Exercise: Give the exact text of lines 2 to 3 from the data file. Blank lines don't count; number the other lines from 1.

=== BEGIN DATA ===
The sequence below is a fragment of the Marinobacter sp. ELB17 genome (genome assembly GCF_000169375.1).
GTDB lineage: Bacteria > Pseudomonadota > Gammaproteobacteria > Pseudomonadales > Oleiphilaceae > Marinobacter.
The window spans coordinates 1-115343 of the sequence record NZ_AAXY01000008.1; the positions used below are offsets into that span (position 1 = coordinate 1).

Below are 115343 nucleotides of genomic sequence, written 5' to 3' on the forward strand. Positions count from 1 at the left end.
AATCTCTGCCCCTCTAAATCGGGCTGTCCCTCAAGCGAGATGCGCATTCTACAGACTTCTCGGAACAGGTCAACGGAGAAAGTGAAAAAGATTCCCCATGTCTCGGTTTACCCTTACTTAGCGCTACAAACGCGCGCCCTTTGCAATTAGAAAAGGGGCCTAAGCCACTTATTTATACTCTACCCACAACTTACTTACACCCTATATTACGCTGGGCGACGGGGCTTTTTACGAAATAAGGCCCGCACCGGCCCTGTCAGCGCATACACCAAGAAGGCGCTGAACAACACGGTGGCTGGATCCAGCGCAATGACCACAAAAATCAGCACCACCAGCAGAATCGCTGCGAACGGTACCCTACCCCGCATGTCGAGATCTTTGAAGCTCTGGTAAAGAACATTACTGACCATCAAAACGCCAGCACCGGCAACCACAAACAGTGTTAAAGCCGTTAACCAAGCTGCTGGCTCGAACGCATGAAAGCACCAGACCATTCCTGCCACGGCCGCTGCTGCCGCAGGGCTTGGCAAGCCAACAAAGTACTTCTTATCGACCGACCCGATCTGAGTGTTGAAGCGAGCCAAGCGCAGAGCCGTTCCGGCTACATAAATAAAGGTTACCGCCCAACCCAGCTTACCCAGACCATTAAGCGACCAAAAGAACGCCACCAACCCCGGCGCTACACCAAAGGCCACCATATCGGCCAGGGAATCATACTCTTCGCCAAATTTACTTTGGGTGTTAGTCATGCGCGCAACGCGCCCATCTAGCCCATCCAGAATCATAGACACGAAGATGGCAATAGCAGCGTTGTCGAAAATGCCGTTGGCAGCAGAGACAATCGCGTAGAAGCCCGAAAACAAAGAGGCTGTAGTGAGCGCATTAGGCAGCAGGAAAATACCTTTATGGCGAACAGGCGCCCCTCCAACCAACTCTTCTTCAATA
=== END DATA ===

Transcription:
GTDB lineage: Bacteria > Pseudomonadota > Gammaproteobacteria > Pseudomonadales > Oleiphilaceae > Marinobacter.
The window spans coordinates 1-115343 of the sequence record NZ_AAXY01000008.1; the positions used below are offsets into that span (position 1 = coordinate 1).